A Mysterious Marijuana-Related Disease Is Showing Up in Hospitals Across the U.S.

Doctors aren't quite sure what causes it.

More and more marijuana smokers are coming to emergency rooms complaining of abdominal pain and vomiting — and doctors aren't exactly sure why. The Huffington Post reports that a condition, known as cannabinoid hyperemesis syndrome or CHS, is appearing more often in hospitals, especially in states where marijuana is legal.

Even though doctors often prescribe marijuana to stop nausea, patients with CHS report severe nausea and vomiting. Even more strangely, the symptoms seem to fade if patients take a hot shower or bath. The condition goes away within days if patients stop smoking marijuana. According to CBS News, patients with CHS usually are heavy users of marijuana over a long period of time, and the condition can cause kidney failure if untreated.

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"It is certainly something that, before legalization, we almost never saw," said Kennon Heard, MD, PhD, associate professor of emergency medicine at the University of Colorado School of Medicine. "Now we are seeing it quite frequently."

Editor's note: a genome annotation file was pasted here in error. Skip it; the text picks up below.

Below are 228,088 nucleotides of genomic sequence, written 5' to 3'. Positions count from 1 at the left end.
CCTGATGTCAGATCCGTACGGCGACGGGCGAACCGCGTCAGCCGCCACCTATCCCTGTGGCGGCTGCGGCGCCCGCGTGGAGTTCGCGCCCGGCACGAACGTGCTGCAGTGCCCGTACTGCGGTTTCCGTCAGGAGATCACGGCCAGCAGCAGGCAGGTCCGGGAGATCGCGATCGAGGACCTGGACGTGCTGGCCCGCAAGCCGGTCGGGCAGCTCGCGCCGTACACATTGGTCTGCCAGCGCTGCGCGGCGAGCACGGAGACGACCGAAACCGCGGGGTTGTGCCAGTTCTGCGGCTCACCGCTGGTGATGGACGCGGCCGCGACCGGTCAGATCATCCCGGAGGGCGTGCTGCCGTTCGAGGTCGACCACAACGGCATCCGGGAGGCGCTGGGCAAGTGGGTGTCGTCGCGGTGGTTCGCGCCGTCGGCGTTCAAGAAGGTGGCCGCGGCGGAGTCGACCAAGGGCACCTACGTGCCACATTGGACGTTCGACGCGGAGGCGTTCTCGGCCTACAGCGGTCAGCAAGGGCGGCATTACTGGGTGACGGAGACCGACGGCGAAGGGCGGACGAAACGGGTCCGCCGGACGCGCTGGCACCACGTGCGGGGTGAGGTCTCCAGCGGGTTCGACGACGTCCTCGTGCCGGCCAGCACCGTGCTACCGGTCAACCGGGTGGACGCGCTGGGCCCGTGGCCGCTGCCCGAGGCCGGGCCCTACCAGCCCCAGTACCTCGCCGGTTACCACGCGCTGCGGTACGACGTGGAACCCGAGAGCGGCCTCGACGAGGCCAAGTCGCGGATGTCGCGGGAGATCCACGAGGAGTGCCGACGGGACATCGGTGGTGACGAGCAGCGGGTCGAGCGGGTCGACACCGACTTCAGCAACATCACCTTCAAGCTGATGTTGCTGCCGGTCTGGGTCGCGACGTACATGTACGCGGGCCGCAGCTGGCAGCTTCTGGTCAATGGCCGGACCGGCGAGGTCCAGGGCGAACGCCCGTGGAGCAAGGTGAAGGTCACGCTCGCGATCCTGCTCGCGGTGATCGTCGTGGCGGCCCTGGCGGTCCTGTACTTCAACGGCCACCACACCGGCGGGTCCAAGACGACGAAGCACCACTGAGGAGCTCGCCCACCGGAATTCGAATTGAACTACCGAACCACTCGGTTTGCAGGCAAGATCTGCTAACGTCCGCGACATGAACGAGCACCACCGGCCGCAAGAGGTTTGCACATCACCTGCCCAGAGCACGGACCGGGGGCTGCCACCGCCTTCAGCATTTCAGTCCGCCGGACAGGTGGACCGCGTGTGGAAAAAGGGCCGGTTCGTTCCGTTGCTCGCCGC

Doctors still aren't sure exactly what within the body causes CHS. Dr. Heard told The Denver Channel that he thinks people who smoke marijuana frequently "have changes in the receptors in their body, and those receptors become disregulated in some way, and it starts causing pain."

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The syndrome does appear to be on the rise now that several states have legalized recreational marijuana and others have legalized medical marijuana. An April 2015 study published in Academic Emergency Medicine reviewed cases of cyclic vomiting (aka severe vomiting) reported at Colorado emergency rooms. The researchers found that cyclic vomiting cases nearly doubled after medical marijuana became legal — and that patients with cyclic vomiting were more likely to have documented marijuana use after the law changed. (Of course, this part might have simply been because patients felt more free to admit they smoked marijuana once it was legal to do so.)

That said, CHS presents itself in states where marijuana is illegal, too. In those cases, doctors might not be able to identify the syndrome because patients don't want to admit they use the drug. But if doctors know about the condition, they can suggest patients stop using marijuana at least for a few days — often, the symptoms will go away.

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